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Mobile for nonprofits: Ten tips to compete in a corporate world

R.J. Talyor

R.J. Talyor

By R.J. Talyor

As mobile now accounts for one out of every three digital media consumption minutes, the challenge for nonprofits is not just to “go mobile,” but to connect with people in new ways on mobile devices. 

While the kneejerk reaction to the mobile revolution may be simply to create a mobile application and begin sending marketing text messages, a mobile-first strategy goes much further.

Whether your short-term goals are app downloads, QR code scans or mobile pledges, the following ten tips will help you build long term engagement that will cement an important spot on your subscriber’s mobile device:

• Create a bond. Building your brand starts with creating an emotional bond with your subscribers. Share stories that illustrate how each subscriber’s support is making a difference.

• Be present. Make sure your organization can be easily found on a mobile device and that the opt-in for your mobile program is as simplified as possible. Responsive Web sites, search engine optimization, mobile apps and mobile messages such as SMS and push each boost mobile presence.

• Maintain consumer attention. Provide consumers with helpful, useful content that applies to their daily lives and speaks to their philanthropic nature.

 Align your call to action (CTA). Your CTA should align with your mission, no matter the channel or message type. Based on your goals or campaigns, encourage consumers to donate, take action and get involved. 

• Do not overwhelm. Take notification, alerts and messages into account to plan all consumer communications to avoid overwhelming your subscriber.

• Pay attention to data. Analyze and leverage consumer data – either observed or explicitly stated – to provide subscribers with the most relevant, tailored, 1:1 experience possible.

• Promote mobile on other channels. Use communications across all channels to promote your mobile program. For example:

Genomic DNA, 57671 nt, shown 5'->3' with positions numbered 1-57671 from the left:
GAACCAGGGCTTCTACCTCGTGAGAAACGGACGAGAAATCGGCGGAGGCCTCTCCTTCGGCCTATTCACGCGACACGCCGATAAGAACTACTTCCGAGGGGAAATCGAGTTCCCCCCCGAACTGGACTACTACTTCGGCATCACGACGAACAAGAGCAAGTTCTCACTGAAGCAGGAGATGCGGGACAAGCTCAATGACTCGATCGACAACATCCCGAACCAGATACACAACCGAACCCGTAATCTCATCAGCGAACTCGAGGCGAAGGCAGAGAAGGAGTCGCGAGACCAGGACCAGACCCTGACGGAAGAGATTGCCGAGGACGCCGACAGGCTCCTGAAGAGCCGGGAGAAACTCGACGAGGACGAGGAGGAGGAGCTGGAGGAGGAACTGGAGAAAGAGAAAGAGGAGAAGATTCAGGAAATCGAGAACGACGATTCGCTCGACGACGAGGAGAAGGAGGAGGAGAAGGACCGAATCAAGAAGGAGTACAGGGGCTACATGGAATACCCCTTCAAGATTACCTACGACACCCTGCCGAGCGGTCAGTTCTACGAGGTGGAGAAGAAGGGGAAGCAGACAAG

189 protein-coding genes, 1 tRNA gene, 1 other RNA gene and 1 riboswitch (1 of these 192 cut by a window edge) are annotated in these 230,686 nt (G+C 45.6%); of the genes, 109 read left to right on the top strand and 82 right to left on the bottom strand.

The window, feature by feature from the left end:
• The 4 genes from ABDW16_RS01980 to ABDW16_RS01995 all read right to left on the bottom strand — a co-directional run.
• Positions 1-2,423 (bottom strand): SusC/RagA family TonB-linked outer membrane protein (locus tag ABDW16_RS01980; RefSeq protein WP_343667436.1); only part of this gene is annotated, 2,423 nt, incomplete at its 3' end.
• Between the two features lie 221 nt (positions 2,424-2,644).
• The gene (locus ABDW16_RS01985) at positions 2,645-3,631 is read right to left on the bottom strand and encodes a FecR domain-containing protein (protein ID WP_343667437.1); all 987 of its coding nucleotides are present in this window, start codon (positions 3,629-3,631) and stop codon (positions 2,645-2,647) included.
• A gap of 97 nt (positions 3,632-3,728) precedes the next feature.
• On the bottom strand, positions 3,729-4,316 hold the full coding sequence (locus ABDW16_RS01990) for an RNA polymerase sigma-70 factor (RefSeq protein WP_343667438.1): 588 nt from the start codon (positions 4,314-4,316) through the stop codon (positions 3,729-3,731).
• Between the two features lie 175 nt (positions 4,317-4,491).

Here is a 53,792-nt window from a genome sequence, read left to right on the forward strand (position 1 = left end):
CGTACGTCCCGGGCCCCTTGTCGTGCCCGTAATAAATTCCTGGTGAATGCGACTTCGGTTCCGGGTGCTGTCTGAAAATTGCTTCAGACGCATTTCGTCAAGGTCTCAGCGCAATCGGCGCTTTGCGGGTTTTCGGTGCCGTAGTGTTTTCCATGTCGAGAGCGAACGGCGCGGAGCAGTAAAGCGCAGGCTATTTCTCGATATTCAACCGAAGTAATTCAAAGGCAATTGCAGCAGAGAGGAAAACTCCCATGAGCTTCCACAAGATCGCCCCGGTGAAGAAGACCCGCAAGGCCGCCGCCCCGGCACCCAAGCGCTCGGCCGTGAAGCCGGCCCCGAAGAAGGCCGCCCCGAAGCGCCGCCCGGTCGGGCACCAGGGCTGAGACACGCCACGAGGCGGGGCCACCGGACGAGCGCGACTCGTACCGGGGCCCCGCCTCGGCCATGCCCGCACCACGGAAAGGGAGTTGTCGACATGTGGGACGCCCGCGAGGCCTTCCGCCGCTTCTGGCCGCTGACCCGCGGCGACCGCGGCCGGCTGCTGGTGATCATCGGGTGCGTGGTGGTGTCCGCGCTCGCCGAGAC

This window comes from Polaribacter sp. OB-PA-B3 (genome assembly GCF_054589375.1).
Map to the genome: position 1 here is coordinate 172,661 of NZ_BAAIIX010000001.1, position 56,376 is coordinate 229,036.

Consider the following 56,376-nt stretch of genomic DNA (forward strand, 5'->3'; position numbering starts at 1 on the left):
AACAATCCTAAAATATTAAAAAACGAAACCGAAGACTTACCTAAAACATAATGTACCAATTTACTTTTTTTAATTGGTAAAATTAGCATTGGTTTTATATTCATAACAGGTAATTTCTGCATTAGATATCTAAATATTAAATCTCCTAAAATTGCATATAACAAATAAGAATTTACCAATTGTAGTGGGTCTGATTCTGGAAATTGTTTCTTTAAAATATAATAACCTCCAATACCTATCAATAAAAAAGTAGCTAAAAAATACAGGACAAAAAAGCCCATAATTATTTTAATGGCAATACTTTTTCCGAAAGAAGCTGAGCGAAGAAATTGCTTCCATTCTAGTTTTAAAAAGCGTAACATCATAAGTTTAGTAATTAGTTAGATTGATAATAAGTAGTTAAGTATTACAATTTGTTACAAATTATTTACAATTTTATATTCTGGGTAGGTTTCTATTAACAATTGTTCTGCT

o In the inbox. Create a targeted email campaign to supporters viewing on a mobile device. Offer an incentive to download your app or sign up for your SMS program. 

On your Web site. Add a pop-up to your Web site when viewed on a mobile device that promotes your app. Ask supporters to text in to get an SMS message with an easy link to your app.

On social networks. Make sure your social pages are optimized for mobile viewing, and use them to promote your mobile program.
 
On a smartphone. If you already have SMS permission, send an outbound message with an incentive and a direct link to the download page in the app store. 

In the mail. Take advantage of traditional communication methods by including mobile calls-to-action on a donation receipt, event notice, newsletter or direct mail piece.

• Context is key. Be smart about when you send messages, so your communications are relevant. For instance, if you send an email about an upcoming event and it goes unopened, follow up via SMS a week later.

• Take a cue from engagement. Look at the programs that customers are engaging with be it SMS, mobile apps or otherwise to see areas of improvement. Modify your mobile program accordingly.

• Mind their Zzzs. SMS and push notifications are typically accompanied by a sound, so make sure you are not interrupting a consumer’s sleep. Consider allowing customers to set quiet times, or simply avoid sending after 9 p.m. or before 11 a.m., adjusting for time zones.

YOUR MOBILE PROGRAM is the perfect solution for supporters, donors and volunteers to receive on-the-go information about your services, events and needs. 

The goal is to understand each individual, their needs and interests and how they relate to your mission. 

Once you have an understanding of each individual customer, you can build a meaningful relationship that is relevant and will ensure that you earn a spot in their coveted mobile device. 

Make sure you are always reminding subscribers of your message and why your cause is import. 

Creating an emotional bond and showing a need for your organization will help build captivated, motivated audiences.

R.J. Talyor is vice president of mobile products at ExactTarget, Indianapolis, IN. Reach him at

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Related content: Columns, R.J. Talyor, ExactTarget, nonprofits, SMS, mobile marketing, mobile commerce, mobile advertising, mobile, luxury marketing, luxury

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Comments on "Mobile for nonprofits: Ten tips to compete in a corporate world "

  1. Dale Knoop says:

    March 6, 2014 at 1:07pm

    Two comments to share. 1) Over half the nonprofits out there lie below $100,000 in annual "revenue" which means their time likely won't allow them to get to know individual supporters. For them you have to solve the macro issues like having a mobile optimized site so Google doesn't ding your search results and having a great mobile-optimized donation process. 2) With most people going online to donate and not to learn about causes you have to make repeat donations fast and secure.
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